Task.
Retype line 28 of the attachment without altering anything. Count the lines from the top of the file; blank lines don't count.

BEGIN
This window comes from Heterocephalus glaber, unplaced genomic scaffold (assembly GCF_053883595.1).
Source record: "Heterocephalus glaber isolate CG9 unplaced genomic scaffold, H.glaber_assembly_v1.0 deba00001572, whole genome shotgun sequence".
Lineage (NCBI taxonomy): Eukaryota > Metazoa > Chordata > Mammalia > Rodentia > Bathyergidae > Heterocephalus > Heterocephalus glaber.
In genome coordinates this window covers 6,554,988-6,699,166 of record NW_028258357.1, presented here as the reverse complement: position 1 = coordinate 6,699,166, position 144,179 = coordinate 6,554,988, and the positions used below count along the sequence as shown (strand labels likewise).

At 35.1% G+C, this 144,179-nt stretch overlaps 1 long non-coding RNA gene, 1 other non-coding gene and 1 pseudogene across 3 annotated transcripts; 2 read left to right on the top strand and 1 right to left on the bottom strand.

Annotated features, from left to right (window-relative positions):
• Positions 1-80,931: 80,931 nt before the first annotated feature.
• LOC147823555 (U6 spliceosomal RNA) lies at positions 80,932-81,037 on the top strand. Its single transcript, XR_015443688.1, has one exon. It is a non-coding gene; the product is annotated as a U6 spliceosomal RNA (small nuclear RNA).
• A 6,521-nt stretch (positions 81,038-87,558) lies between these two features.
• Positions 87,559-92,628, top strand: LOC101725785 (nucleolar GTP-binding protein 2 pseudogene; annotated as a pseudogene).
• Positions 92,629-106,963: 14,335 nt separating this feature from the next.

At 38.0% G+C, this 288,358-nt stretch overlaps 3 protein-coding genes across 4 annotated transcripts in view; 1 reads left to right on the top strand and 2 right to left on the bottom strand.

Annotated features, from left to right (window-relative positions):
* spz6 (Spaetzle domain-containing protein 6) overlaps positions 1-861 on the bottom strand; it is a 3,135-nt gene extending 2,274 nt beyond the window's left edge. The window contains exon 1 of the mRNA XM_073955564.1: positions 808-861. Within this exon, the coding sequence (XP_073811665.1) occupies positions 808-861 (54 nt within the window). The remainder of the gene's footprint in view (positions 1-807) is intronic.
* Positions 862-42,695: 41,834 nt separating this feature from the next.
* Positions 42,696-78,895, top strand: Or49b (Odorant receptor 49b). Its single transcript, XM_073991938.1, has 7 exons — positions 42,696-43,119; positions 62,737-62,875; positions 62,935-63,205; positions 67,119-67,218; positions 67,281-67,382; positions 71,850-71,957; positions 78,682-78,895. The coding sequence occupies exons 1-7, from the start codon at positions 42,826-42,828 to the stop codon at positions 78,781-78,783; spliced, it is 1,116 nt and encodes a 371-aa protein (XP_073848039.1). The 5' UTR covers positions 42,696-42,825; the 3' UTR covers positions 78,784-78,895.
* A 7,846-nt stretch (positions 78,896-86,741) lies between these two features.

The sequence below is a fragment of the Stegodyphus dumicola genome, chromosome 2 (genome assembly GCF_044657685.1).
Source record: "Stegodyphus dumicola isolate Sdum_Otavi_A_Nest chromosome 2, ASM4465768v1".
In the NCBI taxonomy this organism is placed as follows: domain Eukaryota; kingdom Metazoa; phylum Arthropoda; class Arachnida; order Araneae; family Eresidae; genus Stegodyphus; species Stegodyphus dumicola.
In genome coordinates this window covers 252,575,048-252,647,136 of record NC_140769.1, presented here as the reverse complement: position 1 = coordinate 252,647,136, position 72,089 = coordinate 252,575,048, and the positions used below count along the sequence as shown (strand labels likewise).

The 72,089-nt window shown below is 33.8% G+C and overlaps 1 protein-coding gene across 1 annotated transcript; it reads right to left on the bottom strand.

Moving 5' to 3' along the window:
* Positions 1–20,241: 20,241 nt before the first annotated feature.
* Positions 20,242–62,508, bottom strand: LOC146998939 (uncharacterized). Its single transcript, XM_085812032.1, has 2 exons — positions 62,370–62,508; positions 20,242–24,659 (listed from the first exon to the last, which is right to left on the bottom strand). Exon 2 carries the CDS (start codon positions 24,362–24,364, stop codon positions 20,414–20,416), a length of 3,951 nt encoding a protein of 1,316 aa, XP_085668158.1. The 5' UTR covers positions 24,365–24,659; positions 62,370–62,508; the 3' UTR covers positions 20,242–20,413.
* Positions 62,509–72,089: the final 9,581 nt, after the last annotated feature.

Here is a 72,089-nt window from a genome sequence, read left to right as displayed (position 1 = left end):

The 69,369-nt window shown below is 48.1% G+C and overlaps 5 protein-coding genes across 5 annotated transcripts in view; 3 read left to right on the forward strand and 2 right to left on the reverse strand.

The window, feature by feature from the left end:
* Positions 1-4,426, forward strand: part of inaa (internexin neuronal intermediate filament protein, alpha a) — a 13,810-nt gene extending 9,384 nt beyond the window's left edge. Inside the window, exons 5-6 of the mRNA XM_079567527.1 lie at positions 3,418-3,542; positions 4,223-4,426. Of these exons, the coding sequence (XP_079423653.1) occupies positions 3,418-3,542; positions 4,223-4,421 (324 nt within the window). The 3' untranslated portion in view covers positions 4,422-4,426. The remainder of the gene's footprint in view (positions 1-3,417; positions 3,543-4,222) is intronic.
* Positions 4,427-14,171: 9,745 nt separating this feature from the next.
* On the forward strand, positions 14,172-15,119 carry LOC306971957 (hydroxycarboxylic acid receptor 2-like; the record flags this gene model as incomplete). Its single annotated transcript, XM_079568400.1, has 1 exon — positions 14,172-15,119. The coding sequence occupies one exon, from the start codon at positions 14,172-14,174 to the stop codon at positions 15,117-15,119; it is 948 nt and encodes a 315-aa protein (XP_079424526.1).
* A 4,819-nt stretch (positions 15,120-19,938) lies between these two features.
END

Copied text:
The 69,369-nt window shown below is 48.1% G+C and overlaps 5 protein-coding genes across 5 annotated transcripts in view; 3 read left to right on the forward strand and 2 right to left on the reverse strand.